Nothing, until the ground comes up to meet you, and you land in a jumble of pain and shattered bones–and the scream you didn’t think you had in you scrapes your throat raw as you let it out–like the first, shocked breath of a baby newborn into a universe of suffering.

Meanwhile, I’ll be off researching the history of Ile de la Cité, and renewing my subscription to the Paris Library network…

Clarion West Write-a-thon


So, in the interest of actually being held accountable for stuff…

I’ve joined the Clarion West write-a-thon: my goal is to have 50,000 words of my (untitled) novel set in a post-apocalyptic, colonial Paris completed by August 2 (ok, maybe by end of August). Can’t say much about it (I *hate* talking about what I’m writing while I’m writing it), but it’s got fallen angels, Vietnamese dragons and immortals, and plenty of magical fireworks.

You can see a snippet from the WIP on my write-a-thon page–as well as information for donating, and links to all the pages by fabulous other writers such as Rochita Loenen Ruiz, Stephanie Burgis and Floris M Kleijne.

Can has first draft


3000 words, tentatively titled “The Moon over Red Trees”. Major cleanup needed, but I have draft!

Night over The Red Trees. Clarisse rises from the bed, casting a glance at the moon that slowly seeps into the room. Raoul, asleep in his bed with his arms outstretched towards her, groans and shifts, looking for her, but he does not wake up. He used to, when she first came here months ago; but he soon got used to her wandering through the house every night–and tonight of all nights, he knows she won’t be able to sleep.

Within her, the magic pulses–a steady beat like the waves of the sea, like the call of a drum–but she’s been listening to it for months, and she knows this night is its last night. After all, nothing lasts forever, not even the spirits’ gifts.

Tonight is a time for endings. 


The field guide to my annotations in a draft


I tend not to stop when I’m writing a draft, unless it’s for something really vital (for instance, the precise headdress that someone is wearing is something I can always work out later; the layout of the rooms where the nobleman was murdered and that my characters are searching is rather more vital to the way the scene plays out, and requires me to have actually done the research/invention/work). Accordingly, my first (and subsequent) drafts are peppered with little notes to myself, that I generally smooth out in the next revision.

I stole a leaf from a friend’s book, who marks such places in his manuscripts with @; except I upgraded to square brackets because 1. there’s less risk of me accidentally using them in anything, and 2. Square brackets enable me to see the beginning and the end of my own annotations.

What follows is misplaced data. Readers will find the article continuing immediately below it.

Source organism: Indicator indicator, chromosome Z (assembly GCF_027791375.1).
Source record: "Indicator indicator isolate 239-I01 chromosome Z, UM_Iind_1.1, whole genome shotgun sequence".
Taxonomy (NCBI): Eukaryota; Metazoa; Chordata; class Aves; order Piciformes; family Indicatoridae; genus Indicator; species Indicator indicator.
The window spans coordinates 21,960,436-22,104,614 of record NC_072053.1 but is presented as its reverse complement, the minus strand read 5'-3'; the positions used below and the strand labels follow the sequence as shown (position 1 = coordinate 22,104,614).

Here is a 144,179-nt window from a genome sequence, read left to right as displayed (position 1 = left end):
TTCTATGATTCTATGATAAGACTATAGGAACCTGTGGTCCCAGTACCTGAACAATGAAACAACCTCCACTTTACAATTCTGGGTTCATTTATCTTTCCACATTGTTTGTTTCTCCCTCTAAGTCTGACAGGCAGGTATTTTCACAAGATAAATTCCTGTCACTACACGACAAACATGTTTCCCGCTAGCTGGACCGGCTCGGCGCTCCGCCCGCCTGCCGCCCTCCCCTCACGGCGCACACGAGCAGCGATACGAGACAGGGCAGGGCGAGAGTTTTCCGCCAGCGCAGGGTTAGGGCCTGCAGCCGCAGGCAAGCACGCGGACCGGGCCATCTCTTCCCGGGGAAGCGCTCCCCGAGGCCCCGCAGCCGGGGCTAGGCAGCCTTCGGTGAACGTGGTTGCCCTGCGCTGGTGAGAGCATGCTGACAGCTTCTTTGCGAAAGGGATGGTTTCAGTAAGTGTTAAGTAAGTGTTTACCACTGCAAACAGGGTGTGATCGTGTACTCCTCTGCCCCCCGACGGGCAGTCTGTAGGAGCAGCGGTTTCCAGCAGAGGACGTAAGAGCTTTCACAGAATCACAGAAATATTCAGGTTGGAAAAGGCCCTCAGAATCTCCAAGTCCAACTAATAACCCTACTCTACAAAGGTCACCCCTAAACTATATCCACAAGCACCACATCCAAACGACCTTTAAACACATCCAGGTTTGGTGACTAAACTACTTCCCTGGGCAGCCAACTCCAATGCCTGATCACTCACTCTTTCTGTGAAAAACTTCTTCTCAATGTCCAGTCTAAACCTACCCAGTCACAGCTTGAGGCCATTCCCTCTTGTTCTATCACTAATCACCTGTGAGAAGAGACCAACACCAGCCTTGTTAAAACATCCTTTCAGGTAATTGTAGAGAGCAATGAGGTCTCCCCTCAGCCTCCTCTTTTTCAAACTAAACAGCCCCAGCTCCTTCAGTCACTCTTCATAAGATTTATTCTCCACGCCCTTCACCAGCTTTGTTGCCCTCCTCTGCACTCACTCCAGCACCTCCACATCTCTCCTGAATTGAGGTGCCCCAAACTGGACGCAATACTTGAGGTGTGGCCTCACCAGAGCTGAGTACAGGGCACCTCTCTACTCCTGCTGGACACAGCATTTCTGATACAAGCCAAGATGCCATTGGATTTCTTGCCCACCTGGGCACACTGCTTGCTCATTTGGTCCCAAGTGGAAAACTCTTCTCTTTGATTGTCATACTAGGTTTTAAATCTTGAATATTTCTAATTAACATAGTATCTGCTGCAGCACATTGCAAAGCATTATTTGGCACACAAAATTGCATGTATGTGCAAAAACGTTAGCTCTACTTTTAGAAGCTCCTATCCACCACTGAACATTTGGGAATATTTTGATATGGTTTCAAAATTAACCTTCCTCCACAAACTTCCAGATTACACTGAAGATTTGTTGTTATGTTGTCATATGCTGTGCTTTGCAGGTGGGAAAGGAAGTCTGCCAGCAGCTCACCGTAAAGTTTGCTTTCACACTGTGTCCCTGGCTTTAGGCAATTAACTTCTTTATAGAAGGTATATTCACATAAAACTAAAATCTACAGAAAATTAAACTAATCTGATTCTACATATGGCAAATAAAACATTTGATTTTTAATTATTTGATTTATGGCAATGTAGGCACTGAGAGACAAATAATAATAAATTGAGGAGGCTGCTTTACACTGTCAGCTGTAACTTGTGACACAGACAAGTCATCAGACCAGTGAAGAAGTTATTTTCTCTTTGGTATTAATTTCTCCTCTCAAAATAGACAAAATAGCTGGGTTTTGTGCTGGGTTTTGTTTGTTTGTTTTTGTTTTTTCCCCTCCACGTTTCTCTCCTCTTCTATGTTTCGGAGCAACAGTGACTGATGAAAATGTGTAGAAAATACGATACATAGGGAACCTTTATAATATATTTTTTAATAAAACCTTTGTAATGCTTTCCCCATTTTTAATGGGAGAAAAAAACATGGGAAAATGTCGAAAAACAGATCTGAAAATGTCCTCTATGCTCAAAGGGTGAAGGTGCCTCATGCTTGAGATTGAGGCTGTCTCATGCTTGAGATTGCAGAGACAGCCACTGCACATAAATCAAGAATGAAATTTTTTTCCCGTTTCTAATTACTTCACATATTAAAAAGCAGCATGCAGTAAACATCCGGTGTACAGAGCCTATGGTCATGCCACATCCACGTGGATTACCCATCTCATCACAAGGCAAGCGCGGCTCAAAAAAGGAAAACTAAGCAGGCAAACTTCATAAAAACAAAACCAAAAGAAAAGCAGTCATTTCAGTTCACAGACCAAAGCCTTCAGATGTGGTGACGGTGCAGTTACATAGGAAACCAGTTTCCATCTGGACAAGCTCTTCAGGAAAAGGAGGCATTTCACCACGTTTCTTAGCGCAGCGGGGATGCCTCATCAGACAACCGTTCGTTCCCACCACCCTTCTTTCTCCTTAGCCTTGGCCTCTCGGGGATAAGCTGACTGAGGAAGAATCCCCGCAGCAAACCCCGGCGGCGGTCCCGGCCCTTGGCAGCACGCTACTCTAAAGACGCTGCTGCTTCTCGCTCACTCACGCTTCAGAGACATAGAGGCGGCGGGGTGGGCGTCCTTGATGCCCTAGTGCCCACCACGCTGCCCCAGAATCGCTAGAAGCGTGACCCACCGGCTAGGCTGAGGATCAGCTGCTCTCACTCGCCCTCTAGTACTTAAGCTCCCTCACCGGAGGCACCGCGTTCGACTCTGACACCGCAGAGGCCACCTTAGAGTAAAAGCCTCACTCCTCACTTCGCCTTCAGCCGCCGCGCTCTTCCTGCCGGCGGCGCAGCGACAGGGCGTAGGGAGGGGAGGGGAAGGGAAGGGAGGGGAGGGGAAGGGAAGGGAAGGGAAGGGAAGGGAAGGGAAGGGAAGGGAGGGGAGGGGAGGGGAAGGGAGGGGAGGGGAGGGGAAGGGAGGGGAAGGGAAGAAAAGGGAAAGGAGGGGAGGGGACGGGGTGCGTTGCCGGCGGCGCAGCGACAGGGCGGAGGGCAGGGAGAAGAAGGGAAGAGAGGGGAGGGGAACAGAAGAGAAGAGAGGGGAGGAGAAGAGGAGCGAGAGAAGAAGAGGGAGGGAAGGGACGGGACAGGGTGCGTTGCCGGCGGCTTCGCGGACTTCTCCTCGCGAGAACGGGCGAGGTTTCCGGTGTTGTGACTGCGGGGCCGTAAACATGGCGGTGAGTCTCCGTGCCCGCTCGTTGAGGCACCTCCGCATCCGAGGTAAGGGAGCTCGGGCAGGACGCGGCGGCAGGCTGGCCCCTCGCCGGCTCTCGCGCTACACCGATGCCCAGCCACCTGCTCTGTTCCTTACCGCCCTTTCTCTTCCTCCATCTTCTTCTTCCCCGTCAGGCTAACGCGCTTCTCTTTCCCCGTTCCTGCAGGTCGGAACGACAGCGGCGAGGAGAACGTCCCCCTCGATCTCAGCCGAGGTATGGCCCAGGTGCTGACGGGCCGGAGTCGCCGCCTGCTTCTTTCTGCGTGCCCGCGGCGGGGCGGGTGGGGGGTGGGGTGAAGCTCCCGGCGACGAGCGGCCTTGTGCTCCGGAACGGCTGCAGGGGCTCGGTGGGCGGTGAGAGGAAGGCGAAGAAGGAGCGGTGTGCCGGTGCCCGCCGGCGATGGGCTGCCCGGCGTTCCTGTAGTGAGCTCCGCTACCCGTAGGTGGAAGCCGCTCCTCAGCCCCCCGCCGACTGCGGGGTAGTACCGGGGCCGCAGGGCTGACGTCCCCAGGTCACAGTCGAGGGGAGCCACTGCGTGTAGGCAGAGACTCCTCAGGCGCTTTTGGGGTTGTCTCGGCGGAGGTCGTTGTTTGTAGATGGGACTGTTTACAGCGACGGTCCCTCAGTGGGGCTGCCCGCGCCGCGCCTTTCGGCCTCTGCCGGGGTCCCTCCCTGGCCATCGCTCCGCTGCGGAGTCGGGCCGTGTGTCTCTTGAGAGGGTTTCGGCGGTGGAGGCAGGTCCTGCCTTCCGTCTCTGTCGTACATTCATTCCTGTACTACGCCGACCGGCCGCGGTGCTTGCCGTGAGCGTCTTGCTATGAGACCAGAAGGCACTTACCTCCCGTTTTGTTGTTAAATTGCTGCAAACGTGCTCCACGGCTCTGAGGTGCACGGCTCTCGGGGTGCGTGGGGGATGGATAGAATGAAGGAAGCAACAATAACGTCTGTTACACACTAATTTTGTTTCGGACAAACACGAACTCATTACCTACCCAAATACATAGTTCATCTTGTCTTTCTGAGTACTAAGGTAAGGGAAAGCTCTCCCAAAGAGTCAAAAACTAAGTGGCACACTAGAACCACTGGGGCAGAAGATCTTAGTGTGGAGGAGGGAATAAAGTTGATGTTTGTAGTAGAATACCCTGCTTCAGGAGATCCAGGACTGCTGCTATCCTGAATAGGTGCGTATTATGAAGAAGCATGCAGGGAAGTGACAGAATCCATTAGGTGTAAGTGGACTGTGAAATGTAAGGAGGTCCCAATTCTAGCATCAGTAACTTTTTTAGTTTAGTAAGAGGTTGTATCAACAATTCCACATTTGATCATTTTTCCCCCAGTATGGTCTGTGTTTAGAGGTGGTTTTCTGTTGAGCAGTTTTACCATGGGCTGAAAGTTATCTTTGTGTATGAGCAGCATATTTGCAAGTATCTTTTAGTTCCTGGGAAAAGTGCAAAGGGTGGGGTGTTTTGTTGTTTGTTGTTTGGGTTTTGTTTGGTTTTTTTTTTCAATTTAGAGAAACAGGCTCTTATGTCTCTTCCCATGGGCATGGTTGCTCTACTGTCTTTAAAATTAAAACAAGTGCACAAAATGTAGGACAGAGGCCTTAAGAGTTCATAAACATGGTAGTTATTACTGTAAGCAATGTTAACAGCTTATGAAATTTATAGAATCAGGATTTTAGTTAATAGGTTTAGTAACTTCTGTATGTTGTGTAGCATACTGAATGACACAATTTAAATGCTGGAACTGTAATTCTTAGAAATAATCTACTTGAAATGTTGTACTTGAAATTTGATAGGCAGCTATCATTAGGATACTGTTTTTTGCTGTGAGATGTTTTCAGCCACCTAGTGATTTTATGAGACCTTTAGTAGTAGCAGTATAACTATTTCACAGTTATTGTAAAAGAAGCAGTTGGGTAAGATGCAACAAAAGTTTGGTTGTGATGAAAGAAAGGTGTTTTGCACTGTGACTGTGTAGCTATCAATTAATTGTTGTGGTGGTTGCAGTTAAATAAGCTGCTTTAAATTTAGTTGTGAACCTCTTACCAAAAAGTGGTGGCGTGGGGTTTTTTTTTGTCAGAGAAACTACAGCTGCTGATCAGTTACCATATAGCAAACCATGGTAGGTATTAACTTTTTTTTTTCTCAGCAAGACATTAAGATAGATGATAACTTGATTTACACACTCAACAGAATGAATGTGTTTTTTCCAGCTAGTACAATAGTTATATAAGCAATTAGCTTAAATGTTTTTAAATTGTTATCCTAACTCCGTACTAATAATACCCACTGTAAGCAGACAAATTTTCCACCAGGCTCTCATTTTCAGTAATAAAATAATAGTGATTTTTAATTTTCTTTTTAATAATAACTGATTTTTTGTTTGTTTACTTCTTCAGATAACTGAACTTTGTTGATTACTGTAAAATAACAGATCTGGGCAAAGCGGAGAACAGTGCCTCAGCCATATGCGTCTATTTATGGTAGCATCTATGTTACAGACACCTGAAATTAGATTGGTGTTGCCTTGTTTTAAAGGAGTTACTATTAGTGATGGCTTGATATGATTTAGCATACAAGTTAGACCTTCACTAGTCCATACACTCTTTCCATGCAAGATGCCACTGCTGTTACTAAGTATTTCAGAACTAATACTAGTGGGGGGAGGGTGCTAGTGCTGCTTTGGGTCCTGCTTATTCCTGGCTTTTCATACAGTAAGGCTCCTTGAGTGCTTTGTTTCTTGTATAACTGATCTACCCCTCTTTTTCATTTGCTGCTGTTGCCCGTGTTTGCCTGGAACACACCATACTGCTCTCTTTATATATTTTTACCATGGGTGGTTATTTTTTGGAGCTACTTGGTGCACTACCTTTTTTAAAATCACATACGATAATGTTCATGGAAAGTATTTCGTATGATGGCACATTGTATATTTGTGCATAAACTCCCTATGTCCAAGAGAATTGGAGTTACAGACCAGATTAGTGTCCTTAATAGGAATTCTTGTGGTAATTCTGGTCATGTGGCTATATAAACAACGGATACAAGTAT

(cut for length) Continue reading →

Snippet from WIP


… because I need to be held accountable for actual word count…

“What is it?” Xavier asked.
Selene raised a hand to silence him–seeking the origin of the magic. Young, and desperate; she’d almost forgotten how that tasted, how bittersweet it all was, that mixture of bewilderment and pain that came just after the Fall.
West–in the ruined blocks that had been the Great Department Stores and the Great Hotels before the war, their names like a litany of what had been lost, the Printemps, the Galeries Lafayette, the Hotel Scribe, the Grand Hotel… West–where still stood the House of Lazarus. And, if she could feel it, so could every other Fallen in the vicinity; and perhaps their pet mages, too, if they had the right artefacts or were pumped-up on dust.
Needless to say, Selene did not approve of dust.
“We don’t have much time,” she told Xavier. “He’s in trouble.”

List of articles hosted in other places


Articles on Language and Culture:
“On Worldbuilding, Patchwork and Filing Off Serial Numbers”, at Khaalidah’s blog
“Drawing Inspiration from Further Afield: fantasy set in non-Western Cultures”, at Aidan Moher’s blog
“Narrative, Resonance and Genre” at SFnovelists
“Traduttore, Traditore: translations, languages and cultures” at SFnovelists

Articles on Science, Religion and Plausibility
“Scientific plausibility”, guest post at Gareth L. Powell’s blog
“Atheism, Proselytism and other Isms”, guest post at Futurismic

Articles on Writing
“On the Persistence of Rules”, guest post at The Parking Lot Confessional
“Plotting your Short Stories”, guest post at Janice Hardy’s The Other Side of the Story